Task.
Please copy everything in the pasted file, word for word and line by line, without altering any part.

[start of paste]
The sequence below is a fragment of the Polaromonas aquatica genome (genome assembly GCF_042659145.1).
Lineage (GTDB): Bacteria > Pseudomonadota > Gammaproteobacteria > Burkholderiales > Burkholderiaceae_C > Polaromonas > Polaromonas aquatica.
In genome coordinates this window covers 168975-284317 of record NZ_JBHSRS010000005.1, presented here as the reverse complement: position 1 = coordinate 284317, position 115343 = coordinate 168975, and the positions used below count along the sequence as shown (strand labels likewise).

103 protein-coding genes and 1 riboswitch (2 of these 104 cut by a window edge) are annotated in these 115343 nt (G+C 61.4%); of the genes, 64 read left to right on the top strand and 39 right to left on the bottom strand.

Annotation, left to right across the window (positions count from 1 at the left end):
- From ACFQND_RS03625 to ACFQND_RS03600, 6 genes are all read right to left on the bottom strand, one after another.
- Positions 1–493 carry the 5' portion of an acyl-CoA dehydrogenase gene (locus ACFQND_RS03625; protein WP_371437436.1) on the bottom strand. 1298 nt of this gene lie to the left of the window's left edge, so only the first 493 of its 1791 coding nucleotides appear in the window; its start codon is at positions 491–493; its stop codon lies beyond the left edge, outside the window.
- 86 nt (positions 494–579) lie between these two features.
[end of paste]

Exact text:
The sequence below is a fragment of the Polaromonas aquatica genome (genome assembly GCF_042659145.1).
Lineage (GTDB): Bacteria > Pseudomonadota > Gammaproteobacteria > Burkholderiales > Burkholderiaceae_C > Polaromonas > Polaromonas aquatica.
In genome coordinates this window covers 168975-284317 of record NZ_JBHSRS010000005.1, presented here as the reverse complement: position 1 = coordinate 284317, position 115343 = coordinate 168975, and the positions used below count along the sequence as shown (strand labels likewise).

103 protein-coding genes and 1 riboswitch (2 of these 104 cut by a window edge) are annotated in these 115343 nt (G+C 61.4%); of the genes, 64 read left to right on the top strand and 39 right to left on the bottom strand.

Annotation, left to right across the window (positions count from 1 at the left end):
- From ACFQND_RS03625 to ACFQND_RS03600, 6 genes are all read right to left on the bottom strand, one after another.
- Positions 1–493 carry the 5' portion of an acyl-CoA dehydrogenase gene (locus ACFQND_RS03625; protein WP_371437436.1) on the bottom strand. 1298 nt of this gene lie to the left of the window's left edge, so only the first 493 of its 1791 coding nucleotides appear in the window; its start codon is at positions 491–493; its stop codon lies beyond the left edge, outside the window.
- 86 nt (positions 494–579) lie between these two features.